forum. On March 2, in Dakar, on the eve of the arrest of opponent Ousmane Sonko and the demonstrations surrounding Senegal, the People’s Movement and the Pan-African Anti-Imperial Revolutionary Front (Frapp) held a press conference. Call for mobilization « Plan to liquidate radicals” Opposition. The speaker sitting behind the table is a portrait of Omar Blondin Diop, a young revolutionary of the “1968s” who died in detention on May 11, 1973 on Gore Island .
After missing forty-eight years in a suspicious environment, the memory of this young philosopher and the first Senegalese who was accepted as a normal university by a Senegalese began with the high fever in Paris on May 68, 68 (Godard Jean He turned Chinese people) Before taking revolutionary action, return to the realm that plagued Senegalese radicals.
This is because he has become a symbol. The “martyr of neocolonialism” and the repressive practices of the Senegalese state are often seen outside by Leopold Sedar Senghor (“moderate” in Senegal, “democratic island” in Senegal ) Is overshadowed by the clichés. Africa handed over to dictatorship). Senghor and Blondin Diop: Shared classical literature training, but Senegal has two diametrically opposed views.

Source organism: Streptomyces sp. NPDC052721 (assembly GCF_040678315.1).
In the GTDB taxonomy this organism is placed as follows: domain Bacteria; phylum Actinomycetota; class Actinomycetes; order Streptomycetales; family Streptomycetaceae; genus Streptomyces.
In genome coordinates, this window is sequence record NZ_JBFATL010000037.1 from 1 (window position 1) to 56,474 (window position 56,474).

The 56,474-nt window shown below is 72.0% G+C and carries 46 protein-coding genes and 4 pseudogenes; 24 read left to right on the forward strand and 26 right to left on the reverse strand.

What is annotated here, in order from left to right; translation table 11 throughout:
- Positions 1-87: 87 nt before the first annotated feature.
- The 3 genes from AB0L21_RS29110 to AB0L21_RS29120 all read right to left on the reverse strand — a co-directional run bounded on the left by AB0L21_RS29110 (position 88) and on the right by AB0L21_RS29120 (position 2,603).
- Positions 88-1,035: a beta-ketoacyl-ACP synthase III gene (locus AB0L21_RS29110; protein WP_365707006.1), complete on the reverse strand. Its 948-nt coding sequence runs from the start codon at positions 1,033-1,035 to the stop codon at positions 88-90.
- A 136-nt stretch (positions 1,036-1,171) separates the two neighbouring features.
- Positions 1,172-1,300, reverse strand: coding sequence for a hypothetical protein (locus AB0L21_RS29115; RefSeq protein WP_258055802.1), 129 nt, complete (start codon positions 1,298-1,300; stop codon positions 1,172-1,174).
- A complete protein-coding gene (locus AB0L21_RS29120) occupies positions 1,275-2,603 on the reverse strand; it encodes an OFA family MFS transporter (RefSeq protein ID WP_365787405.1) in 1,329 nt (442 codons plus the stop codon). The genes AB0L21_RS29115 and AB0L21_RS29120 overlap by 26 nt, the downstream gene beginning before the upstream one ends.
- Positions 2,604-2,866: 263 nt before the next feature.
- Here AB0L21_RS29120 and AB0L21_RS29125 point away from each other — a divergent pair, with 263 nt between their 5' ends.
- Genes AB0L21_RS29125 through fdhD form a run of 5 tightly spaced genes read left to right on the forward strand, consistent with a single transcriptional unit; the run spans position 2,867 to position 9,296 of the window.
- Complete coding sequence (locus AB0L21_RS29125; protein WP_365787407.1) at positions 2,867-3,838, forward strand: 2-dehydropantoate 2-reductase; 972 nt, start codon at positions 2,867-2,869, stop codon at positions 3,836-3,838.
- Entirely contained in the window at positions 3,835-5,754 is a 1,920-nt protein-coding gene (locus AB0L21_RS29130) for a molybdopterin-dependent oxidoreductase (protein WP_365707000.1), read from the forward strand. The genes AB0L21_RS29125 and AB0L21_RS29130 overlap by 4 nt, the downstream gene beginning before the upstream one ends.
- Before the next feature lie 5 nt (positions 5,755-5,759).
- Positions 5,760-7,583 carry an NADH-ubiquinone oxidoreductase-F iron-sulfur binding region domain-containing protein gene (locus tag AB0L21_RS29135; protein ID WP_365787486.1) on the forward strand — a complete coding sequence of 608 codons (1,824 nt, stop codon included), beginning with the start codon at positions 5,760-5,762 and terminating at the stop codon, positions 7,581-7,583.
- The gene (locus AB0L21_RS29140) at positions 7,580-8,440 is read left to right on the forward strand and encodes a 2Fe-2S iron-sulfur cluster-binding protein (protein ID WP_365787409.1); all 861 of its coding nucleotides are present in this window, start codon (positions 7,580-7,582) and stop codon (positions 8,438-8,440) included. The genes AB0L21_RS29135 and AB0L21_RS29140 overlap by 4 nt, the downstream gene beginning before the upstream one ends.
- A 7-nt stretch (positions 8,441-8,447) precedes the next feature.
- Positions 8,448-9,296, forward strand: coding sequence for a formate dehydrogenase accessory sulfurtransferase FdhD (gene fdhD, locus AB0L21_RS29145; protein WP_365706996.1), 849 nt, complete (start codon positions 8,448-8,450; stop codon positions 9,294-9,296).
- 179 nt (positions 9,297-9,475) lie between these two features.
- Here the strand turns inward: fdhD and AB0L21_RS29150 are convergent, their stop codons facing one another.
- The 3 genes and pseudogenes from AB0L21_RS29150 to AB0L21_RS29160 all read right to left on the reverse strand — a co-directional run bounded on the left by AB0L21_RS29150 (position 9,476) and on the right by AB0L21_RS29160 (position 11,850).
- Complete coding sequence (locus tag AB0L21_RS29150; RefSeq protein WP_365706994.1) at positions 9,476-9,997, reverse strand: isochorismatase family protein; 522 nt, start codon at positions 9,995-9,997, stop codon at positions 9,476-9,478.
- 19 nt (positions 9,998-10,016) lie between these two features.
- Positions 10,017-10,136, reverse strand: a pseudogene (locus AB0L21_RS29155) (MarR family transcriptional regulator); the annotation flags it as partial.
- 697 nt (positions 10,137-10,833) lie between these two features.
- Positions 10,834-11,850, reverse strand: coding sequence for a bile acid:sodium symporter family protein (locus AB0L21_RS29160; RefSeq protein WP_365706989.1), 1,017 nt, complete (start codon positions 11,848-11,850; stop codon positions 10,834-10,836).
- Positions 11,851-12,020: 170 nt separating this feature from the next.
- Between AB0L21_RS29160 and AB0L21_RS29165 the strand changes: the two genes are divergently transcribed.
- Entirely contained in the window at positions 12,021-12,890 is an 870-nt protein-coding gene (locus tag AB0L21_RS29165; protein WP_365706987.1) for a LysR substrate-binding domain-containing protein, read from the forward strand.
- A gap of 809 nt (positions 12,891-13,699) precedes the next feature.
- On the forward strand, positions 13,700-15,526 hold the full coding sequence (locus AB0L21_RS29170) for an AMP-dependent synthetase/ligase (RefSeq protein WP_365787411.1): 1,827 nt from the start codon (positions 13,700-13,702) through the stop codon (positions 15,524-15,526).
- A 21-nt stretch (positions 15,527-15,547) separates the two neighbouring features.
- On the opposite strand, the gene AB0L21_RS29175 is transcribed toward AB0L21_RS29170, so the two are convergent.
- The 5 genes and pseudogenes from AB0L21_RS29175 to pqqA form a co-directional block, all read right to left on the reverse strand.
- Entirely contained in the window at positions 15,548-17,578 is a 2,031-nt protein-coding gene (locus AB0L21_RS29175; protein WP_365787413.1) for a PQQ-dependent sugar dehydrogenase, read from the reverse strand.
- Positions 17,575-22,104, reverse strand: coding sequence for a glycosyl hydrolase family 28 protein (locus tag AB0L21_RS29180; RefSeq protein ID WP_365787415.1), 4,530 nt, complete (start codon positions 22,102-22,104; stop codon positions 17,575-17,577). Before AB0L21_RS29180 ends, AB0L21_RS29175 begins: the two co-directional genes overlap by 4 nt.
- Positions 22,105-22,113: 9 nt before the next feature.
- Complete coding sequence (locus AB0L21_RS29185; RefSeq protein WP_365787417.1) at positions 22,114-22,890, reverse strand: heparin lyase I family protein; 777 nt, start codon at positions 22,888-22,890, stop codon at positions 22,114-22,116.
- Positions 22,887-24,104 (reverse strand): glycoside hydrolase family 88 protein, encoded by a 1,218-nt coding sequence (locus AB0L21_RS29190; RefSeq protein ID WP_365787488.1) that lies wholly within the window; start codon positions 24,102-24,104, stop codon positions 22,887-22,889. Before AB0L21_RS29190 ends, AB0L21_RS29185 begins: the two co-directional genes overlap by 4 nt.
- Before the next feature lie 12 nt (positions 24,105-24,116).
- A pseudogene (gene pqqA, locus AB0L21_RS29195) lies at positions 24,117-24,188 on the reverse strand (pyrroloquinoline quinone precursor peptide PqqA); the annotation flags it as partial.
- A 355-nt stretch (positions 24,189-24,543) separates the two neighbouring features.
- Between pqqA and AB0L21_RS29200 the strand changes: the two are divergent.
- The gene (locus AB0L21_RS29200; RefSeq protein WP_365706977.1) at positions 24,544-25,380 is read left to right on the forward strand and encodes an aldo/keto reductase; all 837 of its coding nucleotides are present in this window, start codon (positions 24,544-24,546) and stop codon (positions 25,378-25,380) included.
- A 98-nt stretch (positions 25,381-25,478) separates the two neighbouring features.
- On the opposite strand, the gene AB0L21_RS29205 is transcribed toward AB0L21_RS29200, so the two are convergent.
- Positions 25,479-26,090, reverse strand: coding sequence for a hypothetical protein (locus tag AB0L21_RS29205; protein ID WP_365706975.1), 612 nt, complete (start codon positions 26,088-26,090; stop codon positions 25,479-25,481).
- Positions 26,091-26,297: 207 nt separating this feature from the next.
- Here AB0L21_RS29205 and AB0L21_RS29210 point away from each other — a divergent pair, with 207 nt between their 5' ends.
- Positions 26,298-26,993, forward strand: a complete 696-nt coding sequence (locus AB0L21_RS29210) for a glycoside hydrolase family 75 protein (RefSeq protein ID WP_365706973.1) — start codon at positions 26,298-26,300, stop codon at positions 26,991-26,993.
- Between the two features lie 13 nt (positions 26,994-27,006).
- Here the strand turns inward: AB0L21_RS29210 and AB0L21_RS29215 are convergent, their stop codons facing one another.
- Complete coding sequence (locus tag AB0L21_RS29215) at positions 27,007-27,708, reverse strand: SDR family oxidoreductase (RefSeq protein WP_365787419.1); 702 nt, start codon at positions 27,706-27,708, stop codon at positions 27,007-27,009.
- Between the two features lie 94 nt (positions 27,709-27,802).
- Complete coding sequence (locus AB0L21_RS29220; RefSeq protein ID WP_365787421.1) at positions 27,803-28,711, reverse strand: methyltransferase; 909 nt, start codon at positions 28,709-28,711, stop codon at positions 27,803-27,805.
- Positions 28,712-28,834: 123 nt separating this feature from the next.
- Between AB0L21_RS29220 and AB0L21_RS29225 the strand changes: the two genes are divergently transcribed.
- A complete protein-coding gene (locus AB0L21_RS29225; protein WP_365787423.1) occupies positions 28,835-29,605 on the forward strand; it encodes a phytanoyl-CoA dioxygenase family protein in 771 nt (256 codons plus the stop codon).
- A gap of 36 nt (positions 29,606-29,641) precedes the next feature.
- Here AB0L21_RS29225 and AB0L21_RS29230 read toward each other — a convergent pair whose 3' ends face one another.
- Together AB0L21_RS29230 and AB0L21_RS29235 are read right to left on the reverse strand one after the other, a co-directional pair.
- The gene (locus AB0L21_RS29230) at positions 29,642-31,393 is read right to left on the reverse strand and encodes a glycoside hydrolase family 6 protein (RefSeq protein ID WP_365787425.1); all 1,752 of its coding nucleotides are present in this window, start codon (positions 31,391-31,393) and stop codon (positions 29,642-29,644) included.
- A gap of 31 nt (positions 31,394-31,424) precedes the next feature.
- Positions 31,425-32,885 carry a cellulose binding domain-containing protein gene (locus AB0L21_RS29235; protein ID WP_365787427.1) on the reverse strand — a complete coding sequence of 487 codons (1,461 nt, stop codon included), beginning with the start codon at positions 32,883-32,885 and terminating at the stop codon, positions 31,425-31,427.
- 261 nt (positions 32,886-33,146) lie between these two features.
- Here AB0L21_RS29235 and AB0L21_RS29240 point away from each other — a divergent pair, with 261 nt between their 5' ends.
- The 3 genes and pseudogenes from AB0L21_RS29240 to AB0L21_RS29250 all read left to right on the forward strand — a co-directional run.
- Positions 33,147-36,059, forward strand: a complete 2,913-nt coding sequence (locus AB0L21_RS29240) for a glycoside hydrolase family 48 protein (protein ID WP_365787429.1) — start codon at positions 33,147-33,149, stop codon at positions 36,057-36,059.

Senegal cannot escape the memory needs that affect societies around the world. As this incident proves, the wounds of Senegal’s collective conscience have never healed. There were voices calling for the reopening of judicial files. Serious suspicion casts a shadow over the official suicide thesis. The disappearance of Omar Blondin Diop is indeed part of the long history of eradicating anti-imperialist and anti-African figures and has never been punished. Cameroonian Ruben UmNyobè (1958) and Félix-Roland Moumié (1960), Congo Patrice Lumumba (1961), Togolese Sylvanus Olympio (1963), Morocco Mehdi Ben Barka (1965), Bissau-Guinean Amilcar Cabral (1973), South Africa Steve Biko (1977)…the list goes on.
The fate of the blond Diop is like the age of incandescent lamps. In 1968, in Nanterre, he and Daniel Cohn-Bendit became the founding members of the March 22 movement. He participated in the Paris May contest, which led to his deportation to Senegal in 1969. The return to France the following year was only short-lived.